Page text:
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LGBT Youth Resources

Positive environments are important to help all youth thrive. However, the health needs of LGBT Youth can differ from their heterosexual peers. On this page, find resources from the CDC, other government agencies, and community organizations for LGBT Youth, their friends, educators, parents, and family members to support positive environments.


Resources for LGBT Youth and friends/supporters 

Some LGBT youth are more likely than their heterosexual peers to experience negative health and life outcomes. It is important that at-risk LGBT youth have access to resources and support to deal with the questions and challenges they may face as they mature.

  • Gay, Lesbian, and Bisexual Teens: Facts for Teens and Their Parents
    If you’ve ever wondered if you’re gay, lesbian, or bisexual, you’re not alone. Many teens ask themselves this question. For parents and caregivers, finding out your son or daughter is gay, lesbian, or bisexual can be difficult. Learn more.

  • Genders & Sexualities Alliance Network

  • A GSA club is a student-run club in a high school or middle school that brings together LGBTQ+ and straight students to support each other.

  • It Gets Better Project
    The It Gets Better Project reminds teenagers in the LGBT community that they are not alone and it will get better.

  • Q Card Project
    The Q Card is a simple and easy-to-use communication tool designed to empower LGBTQ youth to become actively engaged in their health, and to support the people who provide their care.

  • Information for LGBT Youth

  • Lesbian, gay, bisexual, or transgender (LGBT) youth and those perceived as LGBT are at an increased risk of being bullied. There are important and unique considerations for strategies to prevent and address bullying of LGBT youth.

  • The Trevor Project: Crisis Intervention and Suicide Prevention
    The Trevor Project is a national organization providing crisis intervention and suicide prevention services to lesbian, gay, bisexual, transgender and questioning (LGBTQ) young people ages 13-24.

College Students

  • Resources & expert advice for LGBTQ+  college students - A Comprehensive Guide for Instructors, Students, Friends, & Family Members.  It offers tips for knowing if a college is LGBTQ friendly and highlights the schools going above and beyond to welcome these students. It also explains the Campus Pride Index and includes an interview with Gary Howell, a staff member at Argosy University who works with AU Tampa’s Campus Pride group. Full guide here:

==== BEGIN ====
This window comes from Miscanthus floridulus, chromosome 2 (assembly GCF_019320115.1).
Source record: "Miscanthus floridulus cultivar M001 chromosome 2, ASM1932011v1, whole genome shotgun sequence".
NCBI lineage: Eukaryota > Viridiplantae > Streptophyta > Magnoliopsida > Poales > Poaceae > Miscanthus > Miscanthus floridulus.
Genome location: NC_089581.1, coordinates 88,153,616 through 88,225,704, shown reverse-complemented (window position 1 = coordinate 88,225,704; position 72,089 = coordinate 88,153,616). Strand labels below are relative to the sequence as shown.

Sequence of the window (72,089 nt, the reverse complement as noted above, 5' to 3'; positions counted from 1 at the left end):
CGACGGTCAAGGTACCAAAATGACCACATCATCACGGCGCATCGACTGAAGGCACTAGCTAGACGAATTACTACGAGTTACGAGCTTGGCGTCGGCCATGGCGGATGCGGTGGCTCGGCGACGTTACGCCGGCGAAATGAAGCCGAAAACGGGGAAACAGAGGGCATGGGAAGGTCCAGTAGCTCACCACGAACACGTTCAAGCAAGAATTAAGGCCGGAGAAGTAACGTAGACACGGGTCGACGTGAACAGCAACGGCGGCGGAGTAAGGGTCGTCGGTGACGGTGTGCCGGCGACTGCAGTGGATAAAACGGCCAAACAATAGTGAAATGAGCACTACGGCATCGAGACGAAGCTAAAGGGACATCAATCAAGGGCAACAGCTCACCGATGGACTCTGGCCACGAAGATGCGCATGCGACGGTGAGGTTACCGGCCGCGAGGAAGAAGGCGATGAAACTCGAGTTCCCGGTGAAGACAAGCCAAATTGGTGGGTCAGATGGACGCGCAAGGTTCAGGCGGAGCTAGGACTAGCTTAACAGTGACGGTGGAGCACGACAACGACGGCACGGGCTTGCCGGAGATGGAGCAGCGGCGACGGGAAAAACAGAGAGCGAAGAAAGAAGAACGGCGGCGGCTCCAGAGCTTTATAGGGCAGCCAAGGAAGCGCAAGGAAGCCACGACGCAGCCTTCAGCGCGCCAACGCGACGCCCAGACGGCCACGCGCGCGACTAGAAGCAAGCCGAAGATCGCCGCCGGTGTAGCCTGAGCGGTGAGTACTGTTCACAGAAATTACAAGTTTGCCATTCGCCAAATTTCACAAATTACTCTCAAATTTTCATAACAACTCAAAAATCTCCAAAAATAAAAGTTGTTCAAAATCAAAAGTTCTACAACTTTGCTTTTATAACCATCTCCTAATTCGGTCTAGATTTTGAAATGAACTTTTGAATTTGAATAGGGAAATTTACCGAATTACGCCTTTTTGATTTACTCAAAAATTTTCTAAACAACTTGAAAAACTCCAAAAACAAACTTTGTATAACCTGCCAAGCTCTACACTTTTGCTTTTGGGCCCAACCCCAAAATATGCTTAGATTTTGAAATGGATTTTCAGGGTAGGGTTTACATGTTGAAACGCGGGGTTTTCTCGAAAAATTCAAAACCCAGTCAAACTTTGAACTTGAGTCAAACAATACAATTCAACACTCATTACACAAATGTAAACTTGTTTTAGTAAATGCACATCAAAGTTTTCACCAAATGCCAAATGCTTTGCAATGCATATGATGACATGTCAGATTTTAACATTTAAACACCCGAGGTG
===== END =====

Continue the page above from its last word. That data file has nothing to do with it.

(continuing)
• Resources for Transgender College Students - Scholarships opportunities specific to the trans community, how to find a trans-friendly college, and additional resources to help with academic and extracurricular success. You can check out the entire guide here:

          A guide to scholarships and grants, health resources, academic resources, and even some resources explicitly                        geared toward students of color.

Resources for Parents, Guardians, and Family Members 

Some LGBT youth are more likely than their heterosexual peers to experience negative health and life outcomes, so it is critical for the parents, guardians, and other family members of LGBT youth to have access to the resources they need to ensure their LGBT children are protected and supported.

Resources for Educators  and School Administrators

Because some LGBT youth are more likely than their heterosexual peers to experience bullying or other aggression in school, it is important that educators, counselors, and school administrators have access to resources and support to create a safe, healthy learning environment for all students.

         How to create gender-affirming classrooms.

      Inclusion Guide for LGBTQ+ Students in the Classroom.

         Teacher's guide to Preventing Bullying in the Classroom.

  • The Trevor Project: Education and Resources for Adults
    The Trevor Project’s “Trainings for Professionals” include in-person Ally and CARE trainings designed for adults who work with youth. These trainings help counselors, educators, administrators, school nurses, and social workers discuss LGBTQ-competent suicide prevention.

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